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Hospital’s Surgical Services Are Enhanced Through Community Support

Hospital’s Surgical Services Are Enhanced Through Community Support

by Mary Beth TeSelle, Sponsored Content
Surgeons at Dignity Health Sierra Nevada Memorial Hospitaare now using enhanced and updated equipment and technology, made possible by a year-long project that resulted in nearly a million dollars in improvements.

Every year, thousands of local residents will find themselves in need of surgery, either to address a chronic illness or condition, or to deliver a baby (via Cesarean section), or to treat a medical emergency. Approximately 2,000 of those community members will have their surgery performed at Dignity Health Sierra Nevada Memorial Hospital.

The surgical team at SNMH received a big boost this year, thanks to the success of a nearly million-dollar enhancement project, made possible by a combination of hospital investment and philanthropic support from the community.

“The surgery campaign launched in July 2021,” says Kimberly Parker, Executive Director, Sierra Nevada Memorial Hospital Foundation. “Last year SNMH hospital leadership invested more than $600,000 to enhance the infrastructure of the surgery department. To support that effort, SNMH Foundation Board of Directors voted to raise essential funding for equipment.”

SNMH Foundation’s goal was to raise $350,000 (in addition to the hospital’s investment) to purchase necessary technology and equipment to ensure the surgery department remains a high quality and reliable service for patients. SNMH Foundation is very close to hitting their final goal with the hope to reach it this week.

The support comes at an important time. Last year, SNMH provided 1,902 surgeries, up slightly from the year before but down from the normal average, due to the COVID-19 pandemic. The hospital anticipates at least a 25% increase in surgeries moving forward.

Physicians agree that the enhancements in the operating rooms will be a difference maker.

“All of these devices and technologies have been graciously supported by the SNMH Foundation, allowing our surgeons and other physicians to remain proficient, up to date, and safe in the care that they provide,” says Thomas Boyle, MD, general surgeon and Chief of Staff at SNMH. “This also allows for the local community to get the standard of care they would receive nationwide.”

Dr. Boyle points to five pieces of equipment that he believes will be particularly impactful to patients and the physicians who care for them:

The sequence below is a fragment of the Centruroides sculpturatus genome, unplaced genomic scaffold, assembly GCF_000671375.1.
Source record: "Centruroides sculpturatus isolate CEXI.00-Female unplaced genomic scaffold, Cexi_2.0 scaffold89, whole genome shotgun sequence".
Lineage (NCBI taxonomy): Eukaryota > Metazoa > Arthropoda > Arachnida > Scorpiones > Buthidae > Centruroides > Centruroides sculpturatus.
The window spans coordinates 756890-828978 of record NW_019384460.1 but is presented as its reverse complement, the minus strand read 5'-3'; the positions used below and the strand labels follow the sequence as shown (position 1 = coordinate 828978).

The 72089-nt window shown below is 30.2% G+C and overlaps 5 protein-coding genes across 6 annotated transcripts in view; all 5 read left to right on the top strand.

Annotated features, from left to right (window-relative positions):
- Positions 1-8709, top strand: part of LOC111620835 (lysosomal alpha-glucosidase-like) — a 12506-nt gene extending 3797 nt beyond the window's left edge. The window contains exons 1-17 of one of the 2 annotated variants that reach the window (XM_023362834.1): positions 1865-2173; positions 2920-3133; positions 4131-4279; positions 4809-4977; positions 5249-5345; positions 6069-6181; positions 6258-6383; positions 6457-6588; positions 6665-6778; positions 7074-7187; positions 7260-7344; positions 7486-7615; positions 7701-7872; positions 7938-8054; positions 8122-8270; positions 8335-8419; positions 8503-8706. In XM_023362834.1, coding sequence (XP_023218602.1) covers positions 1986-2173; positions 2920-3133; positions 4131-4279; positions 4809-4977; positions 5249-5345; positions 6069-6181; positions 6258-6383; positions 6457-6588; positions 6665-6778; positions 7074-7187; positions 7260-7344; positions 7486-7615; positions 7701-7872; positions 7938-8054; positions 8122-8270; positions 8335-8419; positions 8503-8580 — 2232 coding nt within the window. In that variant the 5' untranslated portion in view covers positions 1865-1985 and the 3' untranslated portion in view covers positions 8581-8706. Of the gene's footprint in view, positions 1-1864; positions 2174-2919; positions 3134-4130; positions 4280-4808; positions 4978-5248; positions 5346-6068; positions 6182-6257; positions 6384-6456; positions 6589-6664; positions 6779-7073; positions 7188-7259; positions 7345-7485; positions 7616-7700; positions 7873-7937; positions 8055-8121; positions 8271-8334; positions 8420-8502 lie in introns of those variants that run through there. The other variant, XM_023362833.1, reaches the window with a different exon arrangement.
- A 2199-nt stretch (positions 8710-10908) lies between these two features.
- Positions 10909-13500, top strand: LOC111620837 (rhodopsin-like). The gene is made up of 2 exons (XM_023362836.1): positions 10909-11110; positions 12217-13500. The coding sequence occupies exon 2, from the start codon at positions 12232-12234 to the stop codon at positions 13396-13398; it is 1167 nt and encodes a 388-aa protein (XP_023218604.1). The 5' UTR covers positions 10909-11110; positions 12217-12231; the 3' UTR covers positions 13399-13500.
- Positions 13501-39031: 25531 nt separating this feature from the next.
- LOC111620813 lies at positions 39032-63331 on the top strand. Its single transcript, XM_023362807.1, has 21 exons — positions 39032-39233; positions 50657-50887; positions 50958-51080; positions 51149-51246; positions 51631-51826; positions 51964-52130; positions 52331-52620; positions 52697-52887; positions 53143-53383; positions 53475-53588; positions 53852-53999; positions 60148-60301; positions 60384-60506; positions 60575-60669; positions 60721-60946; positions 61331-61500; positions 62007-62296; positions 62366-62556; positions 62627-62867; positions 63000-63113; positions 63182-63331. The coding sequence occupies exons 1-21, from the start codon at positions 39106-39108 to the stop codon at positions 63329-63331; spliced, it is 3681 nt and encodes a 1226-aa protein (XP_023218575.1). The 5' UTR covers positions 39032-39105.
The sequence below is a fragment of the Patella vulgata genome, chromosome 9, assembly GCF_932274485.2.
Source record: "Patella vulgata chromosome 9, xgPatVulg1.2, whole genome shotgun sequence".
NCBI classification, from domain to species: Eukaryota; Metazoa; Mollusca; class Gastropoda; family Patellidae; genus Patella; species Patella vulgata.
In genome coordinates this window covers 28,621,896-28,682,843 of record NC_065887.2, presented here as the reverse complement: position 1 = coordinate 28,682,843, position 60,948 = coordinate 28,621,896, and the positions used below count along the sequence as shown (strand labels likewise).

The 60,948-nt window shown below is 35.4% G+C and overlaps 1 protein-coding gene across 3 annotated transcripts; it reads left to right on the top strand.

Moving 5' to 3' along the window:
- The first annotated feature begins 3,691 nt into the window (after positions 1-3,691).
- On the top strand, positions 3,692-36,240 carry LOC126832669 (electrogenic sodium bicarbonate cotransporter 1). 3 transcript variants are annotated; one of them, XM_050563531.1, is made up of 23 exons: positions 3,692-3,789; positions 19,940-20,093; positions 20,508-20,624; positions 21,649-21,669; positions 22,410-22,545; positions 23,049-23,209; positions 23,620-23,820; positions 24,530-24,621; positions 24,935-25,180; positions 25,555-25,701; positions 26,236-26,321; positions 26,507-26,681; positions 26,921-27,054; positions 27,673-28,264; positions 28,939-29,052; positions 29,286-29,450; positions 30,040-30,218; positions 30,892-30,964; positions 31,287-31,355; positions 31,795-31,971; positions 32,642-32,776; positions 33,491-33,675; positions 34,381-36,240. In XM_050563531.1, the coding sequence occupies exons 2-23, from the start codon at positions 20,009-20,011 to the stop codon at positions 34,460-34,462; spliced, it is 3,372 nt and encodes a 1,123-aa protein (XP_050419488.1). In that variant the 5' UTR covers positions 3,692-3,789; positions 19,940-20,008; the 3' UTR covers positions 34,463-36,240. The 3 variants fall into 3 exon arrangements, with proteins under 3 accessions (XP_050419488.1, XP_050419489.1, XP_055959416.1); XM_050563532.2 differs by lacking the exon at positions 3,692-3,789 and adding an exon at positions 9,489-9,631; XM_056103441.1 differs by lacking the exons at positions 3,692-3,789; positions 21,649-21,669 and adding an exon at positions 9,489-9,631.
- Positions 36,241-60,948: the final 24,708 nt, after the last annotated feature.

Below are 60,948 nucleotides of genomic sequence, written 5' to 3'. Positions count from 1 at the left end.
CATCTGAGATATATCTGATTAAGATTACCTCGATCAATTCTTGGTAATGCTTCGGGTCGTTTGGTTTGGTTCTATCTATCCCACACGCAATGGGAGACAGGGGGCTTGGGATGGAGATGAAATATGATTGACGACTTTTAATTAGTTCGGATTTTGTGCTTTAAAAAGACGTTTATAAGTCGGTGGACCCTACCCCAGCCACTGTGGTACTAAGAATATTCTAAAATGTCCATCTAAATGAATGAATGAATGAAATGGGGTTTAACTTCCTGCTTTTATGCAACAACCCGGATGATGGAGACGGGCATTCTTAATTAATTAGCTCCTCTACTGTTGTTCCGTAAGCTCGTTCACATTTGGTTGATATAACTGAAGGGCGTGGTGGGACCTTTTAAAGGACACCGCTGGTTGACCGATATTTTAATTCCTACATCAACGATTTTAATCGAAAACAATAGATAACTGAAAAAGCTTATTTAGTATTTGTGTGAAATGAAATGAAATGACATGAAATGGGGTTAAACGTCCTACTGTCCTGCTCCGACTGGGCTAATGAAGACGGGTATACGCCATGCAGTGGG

RFID: A localizer marker used in breast cancer related surgery, this tool provides improved efficiency, allowing physicians to do cases without the delays that sometimes occur with radiology.

New Electrocautery: A safer, more reliable tool to lessen bleeding in surgical patients, reducing risks for the patient and decreasing blood loss.

New Ultrasound: Used for nerve blocks, specifically for orthopedic surgery (shoulder, hand and foot related surgeries), this tool is also used to place a central line for resuscitation and for hemodialysis – both of which are crucial to the care of the sickest patients.

New Video Technology: Used in gall bladder and bowel surgeries, this will allow physicians to better prevent injuries and better predict blood supply for improved healing in procedures like bowel resections.

Wireless Probe: Used for a radioactive detection method specifically used to evaluate lymph nodes, typically in breast cancer-related surgeries as well as for melanoma skin cancers.

“The new equipment benefits our patients and our community by allowing surgical procedures to be performed locally,” says Thomas Luisetti, MD, anesthesiologist and Vice Chief of Staff at SNMH. “Often times the procedures that can be performed safely at a hospital are limited by the equipment the hospital possesses. The better the equipment, the better physicians and nurses can do their jobs.”

In addition, updated equipment and technology deomstrates a commitment to high standards which helps to attract new providers to the area.

Such investments are particularly challenging, but perhaps even more important, when the economy is struggling.

“Community investment in our local hospital is critical in the increasingly difficult financial environment,” says Stephen Waterbrook, MD, general surgeon at SNMH. “We are thankful for the generosity that helps us give the most up-to-date care, each gift literally saves lives.”

Dr. Boyle credits the support of the community, the hospital and the SNMH Foundation with allowing him and his colleagues to carry out their mission to heal.

“Being allowed to practice with current technology allows us to fulfill our purpose in life, which is actually the goal that we have,” says Dr. Boyle. “It allows us to maintain our vision of the future of medicine locally and is consistent with the mission of our hospital and its affiliation with Dignity Health and CommonSpirit Health. It allows us to be successful.”

Parker extends her gratitude to all whose generosity helped to make the project possible.

“I want to thank our community for their generosity of this very important project that will touch thousands of people,” said Kimberly Parker, Executive Director of SNMH Foundation. “A successful surgery can give someone a new lease on life, can alleviate chronic pain issue like a knee or hip replacement, and will allow people to stay in our community for their care.”

Support Your Community Hospital

If you would like to support efforts to ensure that Dignity Health Sierra Nevada Memorial Hospital continues to offer high level care, you can do so by making a donation to Sierra Nevada Memorial Hospital Foundation. Donations can be made at supportsierranevada.org, calling SNMH Foundation at 530.477.9700, or by sending a donation to SNMH Foundation, PO BOX 1810, Grass Valley, CA 95945


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